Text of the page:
”The market is clear on what it wants today – big staterooms, sun decks and elevators,” Robertson said.

The newest ship, the 100-passenger American Star, has a crew of 26.

ACL runs its cruises through New Year’s with only a few cruises in January and February, before starting up again in March, with around 150 sailings a year. The estimated annual passenger capacity is about 11,000.

The first ship of Pearl Seas was originally 165 passengers, but bas grown to 214 just before construction started, Robertson explained.

“We are confident we can get the per diems we want for 200 to 300 passengers,” he said, “but don’t know yet if we can go larger.”

Robertson described Pearl as luxury adventure cruising. “We will be different from the luxury brands, but will by far be the most luxurious in the adventure market.”

Be Responsive to the Market

“This is definitely a good for year for us,” said ACCL’s Prezioso. “We downsized and reduced supply so demand went up. We maintained our price level this year, but will raise prices in ’08 – mainly due to higher fuel and operating costs.”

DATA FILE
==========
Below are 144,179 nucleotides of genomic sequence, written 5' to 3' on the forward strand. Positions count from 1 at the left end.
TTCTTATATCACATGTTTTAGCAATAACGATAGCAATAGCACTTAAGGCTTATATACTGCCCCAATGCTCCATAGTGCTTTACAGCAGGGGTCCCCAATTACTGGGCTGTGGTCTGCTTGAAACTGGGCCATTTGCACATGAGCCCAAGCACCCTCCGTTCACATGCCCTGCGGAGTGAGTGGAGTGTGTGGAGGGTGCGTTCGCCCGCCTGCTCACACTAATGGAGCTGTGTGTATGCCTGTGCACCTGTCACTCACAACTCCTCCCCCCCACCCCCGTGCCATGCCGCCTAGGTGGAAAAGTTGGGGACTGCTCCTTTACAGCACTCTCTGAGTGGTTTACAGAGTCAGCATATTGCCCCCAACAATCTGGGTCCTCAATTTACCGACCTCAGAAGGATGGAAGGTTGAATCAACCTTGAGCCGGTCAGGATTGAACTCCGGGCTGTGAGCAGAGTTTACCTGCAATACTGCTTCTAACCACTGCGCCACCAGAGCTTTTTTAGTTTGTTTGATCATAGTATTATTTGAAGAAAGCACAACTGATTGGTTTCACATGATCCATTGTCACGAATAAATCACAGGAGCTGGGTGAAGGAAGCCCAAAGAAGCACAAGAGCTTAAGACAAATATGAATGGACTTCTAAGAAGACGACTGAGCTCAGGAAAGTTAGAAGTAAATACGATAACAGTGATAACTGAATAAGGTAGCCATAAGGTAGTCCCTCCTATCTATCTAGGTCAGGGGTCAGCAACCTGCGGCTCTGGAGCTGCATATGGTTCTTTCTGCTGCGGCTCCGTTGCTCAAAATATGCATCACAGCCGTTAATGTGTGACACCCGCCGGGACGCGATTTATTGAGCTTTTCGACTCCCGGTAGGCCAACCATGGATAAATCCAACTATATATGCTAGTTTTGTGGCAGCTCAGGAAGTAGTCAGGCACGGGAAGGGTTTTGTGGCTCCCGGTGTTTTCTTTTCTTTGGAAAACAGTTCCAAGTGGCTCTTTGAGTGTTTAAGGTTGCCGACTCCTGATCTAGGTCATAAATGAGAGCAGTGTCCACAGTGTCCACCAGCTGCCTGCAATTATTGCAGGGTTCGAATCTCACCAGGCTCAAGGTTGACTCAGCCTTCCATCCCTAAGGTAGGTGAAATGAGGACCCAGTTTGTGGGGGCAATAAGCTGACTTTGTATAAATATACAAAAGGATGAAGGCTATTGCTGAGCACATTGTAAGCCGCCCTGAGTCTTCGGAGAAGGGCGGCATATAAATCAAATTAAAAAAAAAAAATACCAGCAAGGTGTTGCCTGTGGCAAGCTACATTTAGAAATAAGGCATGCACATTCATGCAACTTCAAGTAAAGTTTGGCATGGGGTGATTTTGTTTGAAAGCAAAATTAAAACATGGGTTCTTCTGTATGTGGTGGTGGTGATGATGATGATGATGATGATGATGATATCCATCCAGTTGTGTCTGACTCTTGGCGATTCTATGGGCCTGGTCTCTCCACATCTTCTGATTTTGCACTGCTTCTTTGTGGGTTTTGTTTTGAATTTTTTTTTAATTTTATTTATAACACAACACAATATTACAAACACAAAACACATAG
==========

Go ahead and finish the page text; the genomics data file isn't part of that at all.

Accl is part of privately-owned Blount Industries, which includes the yard that has built the line’s vessels. “We always have the opportunity to build another vessel,” Prezioso said, “but the yard is going strong right now with many contracts, so a newbuilding is not in the immediate future.”

This year, ACCL will offer a total of 35 cruises for a passenger capacity of 3,500. Forty-two cruises will be offered next year. The 100-passenger vessels have a crew of 17 each.

Rates start $1,135 for five days to the New England islands to $4,205 for the most expensive cabin for 15 days from Chicago to Rhode Island.

One vessel goes to the Caribbean during the winter. 2008 itineraries will range from Quebec City to St. Thomas.

Having been family run for more than 40 years, Prezioso cited the founder, Luther Blount’s key to success: “calibrating” – be responsive to the market.

“We offer lots of new itineraries every year to satisfy repeat passengers,” Prezioso added.